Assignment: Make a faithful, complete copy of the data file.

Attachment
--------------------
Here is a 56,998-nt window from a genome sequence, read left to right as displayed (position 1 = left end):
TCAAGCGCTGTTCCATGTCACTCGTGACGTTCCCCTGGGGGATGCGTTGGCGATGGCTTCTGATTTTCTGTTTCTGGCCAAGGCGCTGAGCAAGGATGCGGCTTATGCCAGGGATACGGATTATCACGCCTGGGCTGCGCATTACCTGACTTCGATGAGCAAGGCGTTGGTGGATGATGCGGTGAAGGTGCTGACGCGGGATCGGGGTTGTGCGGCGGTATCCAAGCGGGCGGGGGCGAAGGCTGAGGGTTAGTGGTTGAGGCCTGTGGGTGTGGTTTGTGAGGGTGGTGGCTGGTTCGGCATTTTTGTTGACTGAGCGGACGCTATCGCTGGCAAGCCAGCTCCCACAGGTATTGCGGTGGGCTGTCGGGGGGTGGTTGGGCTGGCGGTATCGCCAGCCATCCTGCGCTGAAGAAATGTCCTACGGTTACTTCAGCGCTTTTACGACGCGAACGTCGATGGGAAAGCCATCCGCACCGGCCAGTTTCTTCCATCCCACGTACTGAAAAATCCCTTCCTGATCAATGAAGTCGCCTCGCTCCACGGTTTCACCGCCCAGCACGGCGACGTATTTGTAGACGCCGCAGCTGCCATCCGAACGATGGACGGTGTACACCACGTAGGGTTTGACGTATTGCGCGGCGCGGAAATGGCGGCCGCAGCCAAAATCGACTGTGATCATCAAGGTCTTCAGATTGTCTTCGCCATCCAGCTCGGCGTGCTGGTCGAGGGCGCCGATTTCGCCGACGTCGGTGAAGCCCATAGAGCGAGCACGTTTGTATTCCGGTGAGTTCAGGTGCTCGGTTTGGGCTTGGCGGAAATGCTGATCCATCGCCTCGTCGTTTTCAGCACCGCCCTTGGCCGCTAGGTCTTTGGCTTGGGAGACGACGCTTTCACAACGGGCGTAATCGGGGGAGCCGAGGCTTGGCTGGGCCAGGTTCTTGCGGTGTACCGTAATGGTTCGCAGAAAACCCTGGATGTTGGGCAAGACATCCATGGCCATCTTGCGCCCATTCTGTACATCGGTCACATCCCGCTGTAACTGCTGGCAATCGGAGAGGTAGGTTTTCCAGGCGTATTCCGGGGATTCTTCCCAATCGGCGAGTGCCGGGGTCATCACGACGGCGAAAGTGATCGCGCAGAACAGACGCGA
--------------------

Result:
Here is a 56,998-nt window from a genome sequence, read left to right as displayed (position 1 = left end):
TCAAGCGCTGTTCCATGTCACTCGTGACGTTCCCCTGGGGGATGCGTTGGCGATGGCTTCTGATTTTCTGTTTCTGGCCAAGGCGCTGAGCAAGGATGCGGCTTATGCCAGGGATACGGATTATCACGCCTGGGCTGCGCATTACCTGACTTCGATGAGCAAGGCGTTGGTGGATGATGCGGTGAAGGTGCTGACGCGGGATCGGGGTTGTGCGGCGGTATCCAAGCGGGCGGGGGCGAAGGCTGAGGGTTAGTGGTTGAGGCCTGTGGGTGTGGTTTGTGAGGGTGGTGGCTGGTTCGGCATTTTTGTTGACTGAGCGGACGCTATCGCTGGCAAGCCAGCTCCCACAGGTATTGCGGTGGGCTGTCGGGGGGTGGTTGGGCTGGCGGTATCGCCAGCCATCCTGCGCTGAAGAAATGTCCTACGGTTACTTCAGCGCTTTTACGACGCGAACGTCGATGGGAAAGCCATCCGCACCGGCCAGTTTCTTCCATCCCACGTACTGAAAAATCCCTTCCTGATCAATGAAGTCGCCTCGCTCCACGGTTTCACCGCCCAGCACGGCGACGTATTTGTAGACGCCGCAGCTGCCATCCGAACGATGGACGGTGTACACCACGTAGGGTTTGACGTATTGCGCGGCGCGGAAATGGCGGCCGCAGCCAAAATCGACTGTGATCATCAAGGTCTTCAGATTGTCTTCGCCATCCAGCTCGGCGTGCTGGTCGAGGGCGCCGATTTCGCCGACGTCGGTGAAGCCCATAGAGCGAGCACGTTTGTATTCCGGTGAGTTCAGGTGCTCGGTTTGGGCTTGGCGGAAATGCTGATCCATCGCCTCGTCGTTTTCAGCACCGCCCTTGGCCGCTAGGTCTTTGGCTTGGGAGACGACGCTTTCACAACGGGCGTAATCGGGGGAGCCGAGGCTTGGCTGGGCCAGGTTCTTGCGGTGTACCGTAATGGTTCGCAGAAAACCCTGGATGTTGGGCAAGACATCCATGGCCATCTTGCGCCCATTCTGTACATCGGTCACATCCCGCTGTAACTGCTGGCAATCGGAGAGGTAGGTTTTCCAGGCGTATTCCGGGGATTCTTCCCAATCGGCGAGTGCCGGGGTCATCACGACGGCGAAAGTGATCGCGCAGAACAGACGCGA